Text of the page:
Final Thoughts: Tom King knocked it out of the park on this one.  I’ve always said he’s better at the personal aspects of Batman than the superhero side of things, and he’s proven it yet again with a raw, emotional breakdown of the character.  This is easily the best we’ve seen him since earlier this year in the “Rooftops” arc, and I can’t recommend this annual enough.  The writing and art all around were top notch and this issue has more than earned a rare perfect mark from this reader.

 

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  • Stephanie Mounce

    Who are all the people in the room with Bruce, do you think? It seems that only 3 of the 4 bat-boys are there, but who’s missing? Damian? An is the blonde with the buzz cut Jean Paul? Is he really close enough to the bat-family to be at Bruce’s death bed? I’d think Cass (Bruce’s adoptive daughter in not-Rebirth) or Kathy Kane, his blood relative, would be there before him (unless they’re dead. Dun Dun Duuhhn!)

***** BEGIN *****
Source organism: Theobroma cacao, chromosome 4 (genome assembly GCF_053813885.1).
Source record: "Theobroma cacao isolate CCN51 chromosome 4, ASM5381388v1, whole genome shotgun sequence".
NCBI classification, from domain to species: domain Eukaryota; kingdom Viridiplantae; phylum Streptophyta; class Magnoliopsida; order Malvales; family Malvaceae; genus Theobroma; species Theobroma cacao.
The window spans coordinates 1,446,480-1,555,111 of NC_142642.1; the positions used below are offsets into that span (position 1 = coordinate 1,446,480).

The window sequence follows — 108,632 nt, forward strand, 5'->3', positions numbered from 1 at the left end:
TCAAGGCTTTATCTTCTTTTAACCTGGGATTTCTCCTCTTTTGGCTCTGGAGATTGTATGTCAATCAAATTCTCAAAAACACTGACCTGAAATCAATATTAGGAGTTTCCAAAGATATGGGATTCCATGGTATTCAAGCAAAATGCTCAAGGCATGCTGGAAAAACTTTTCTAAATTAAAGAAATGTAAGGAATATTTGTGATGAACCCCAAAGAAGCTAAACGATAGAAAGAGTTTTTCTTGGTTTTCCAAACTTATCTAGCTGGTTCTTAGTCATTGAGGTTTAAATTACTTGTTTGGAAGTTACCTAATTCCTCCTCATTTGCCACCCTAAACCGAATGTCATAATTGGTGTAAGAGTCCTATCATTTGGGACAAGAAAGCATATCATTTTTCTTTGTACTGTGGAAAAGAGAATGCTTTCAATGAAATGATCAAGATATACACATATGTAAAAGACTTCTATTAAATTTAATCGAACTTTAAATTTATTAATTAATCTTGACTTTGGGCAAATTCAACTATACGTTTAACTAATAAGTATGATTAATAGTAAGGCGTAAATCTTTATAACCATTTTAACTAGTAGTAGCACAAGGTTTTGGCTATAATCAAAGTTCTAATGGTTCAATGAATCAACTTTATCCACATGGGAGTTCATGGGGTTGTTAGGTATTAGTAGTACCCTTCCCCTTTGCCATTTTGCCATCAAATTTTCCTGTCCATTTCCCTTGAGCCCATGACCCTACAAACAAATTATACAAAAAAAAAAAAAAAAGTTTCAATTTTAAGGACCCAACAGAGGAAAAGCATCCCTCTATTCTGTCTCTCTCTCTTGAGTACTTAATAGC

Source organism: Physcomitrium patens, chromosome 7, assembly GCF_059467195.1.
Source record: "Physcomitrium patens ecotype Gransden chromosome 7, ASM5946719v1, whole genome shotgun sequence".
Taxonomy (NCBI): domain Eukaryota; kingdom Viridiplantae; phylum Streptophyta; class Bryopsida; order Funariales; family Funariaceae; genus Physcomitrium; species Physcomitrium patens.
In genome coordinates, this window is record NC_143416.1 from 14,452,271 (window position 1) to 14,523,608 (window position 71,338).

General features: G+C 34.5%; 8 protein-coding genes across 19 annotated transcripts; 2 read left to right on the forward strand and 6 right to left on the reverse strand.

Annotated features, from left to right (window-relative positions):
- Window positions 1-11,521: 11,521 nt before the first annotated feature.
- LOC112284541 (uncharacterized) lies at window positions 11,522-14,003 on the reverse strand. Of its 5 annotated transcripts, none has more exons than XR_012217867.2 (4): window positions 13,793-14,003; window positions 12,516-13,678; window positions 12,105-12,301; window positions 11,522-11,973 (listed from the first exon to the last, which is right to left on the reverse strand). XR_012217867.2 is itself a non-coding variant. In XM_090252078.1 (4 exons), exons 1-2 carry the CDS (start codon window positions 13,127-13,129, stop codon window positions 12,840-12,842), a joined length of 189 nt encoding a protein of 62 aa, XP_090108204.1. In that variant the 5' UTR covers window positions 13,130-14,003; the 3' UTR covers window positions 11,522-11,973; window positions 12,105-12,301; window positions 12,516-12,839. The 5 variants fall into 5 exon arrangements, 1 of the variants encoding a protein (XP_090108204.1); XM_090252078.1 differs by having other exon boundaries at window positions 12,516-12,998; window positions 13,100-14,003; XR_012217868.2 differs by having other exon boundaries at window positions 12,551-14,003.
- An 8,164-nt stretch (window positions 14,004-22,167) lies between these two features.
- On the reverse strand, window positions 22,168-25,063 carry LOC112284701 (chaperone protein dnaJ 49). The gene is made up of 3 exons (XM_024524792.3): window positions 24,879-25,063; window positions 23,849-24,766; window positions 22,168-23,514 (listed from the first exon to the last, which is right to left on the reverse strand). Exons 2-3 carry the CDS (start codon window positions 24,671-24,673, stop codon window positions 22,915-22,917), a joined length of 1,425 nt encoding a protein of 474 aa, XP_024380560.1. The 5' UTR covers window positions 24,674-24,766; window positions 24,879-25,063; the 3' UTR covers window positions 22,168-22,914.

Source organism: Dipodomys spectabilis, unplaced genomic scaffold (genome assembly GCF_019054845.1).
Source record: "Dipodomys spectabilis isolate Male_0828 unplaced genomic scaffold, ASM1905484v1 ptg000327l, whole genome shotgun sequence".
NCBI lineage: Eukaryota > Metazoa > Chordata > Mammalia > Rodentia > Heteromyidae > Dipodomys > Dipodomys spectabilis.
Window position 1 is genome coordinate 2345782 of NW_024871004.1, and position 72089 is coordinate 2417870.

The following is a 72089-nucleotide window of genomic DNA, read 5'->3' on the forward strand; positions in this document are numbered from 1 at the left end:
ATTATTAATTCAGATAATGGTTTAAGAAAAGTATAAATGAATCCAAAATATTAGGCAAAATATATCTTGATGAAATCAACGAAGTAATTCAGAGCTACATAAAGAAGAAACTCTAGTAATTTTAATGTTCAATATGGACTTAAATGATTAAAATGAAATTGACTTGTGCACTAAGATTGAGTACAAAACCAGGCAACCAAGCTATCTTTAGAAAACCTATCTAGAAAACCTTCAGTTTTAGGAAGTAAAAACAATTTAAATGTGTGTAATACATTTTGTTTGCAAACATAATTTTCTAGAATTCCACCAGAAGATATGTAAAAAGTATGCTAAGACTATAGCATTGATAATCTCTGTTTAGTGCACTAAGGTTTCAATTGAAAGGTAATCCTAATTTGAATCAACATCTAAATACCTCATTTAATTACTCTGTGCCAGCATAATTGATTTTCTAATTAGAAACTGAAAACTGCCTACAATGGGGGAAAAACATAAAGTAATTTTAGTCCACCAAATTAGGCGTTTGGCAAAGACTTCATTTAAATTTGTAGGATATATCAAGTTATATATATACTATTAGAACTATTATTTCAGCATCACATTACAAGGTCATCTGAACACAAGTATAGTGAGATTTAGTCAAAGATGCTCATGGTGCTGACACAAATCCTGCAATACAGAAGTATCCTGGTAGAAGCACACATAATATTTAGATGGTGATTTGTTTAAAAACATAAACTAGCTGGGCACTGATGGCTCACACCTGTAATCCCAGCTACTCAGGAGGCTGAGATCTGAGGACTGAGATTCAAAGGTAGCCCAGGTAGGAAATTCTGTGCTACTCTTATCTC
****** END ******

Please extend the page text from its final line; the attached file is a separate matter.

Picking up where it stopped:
And for all the talk of other Bruces in the multiverse (boat vs street, and the un-aged Bruce Flash can get to), it seems bizarre that Carrie Kelley is there! My memory of the Dark Knight stories, there was never a Selina-wife, or mention of Jason, Tim or Damian even existing.

    Thoughts? Do you think this is our current Earth Prime Batman, or is this an another universe that looks deceptively like ours?

    • Chris

      I heard King in an interview say it’s (from left to right) Jason, Helena, Barbara, Dick, Carrie, Duke, Damian (with the buzz cut), Stephanie and Tim in the room – and Cassandra is not there for a reason, which he wouldn’t disclose (yet, anyway).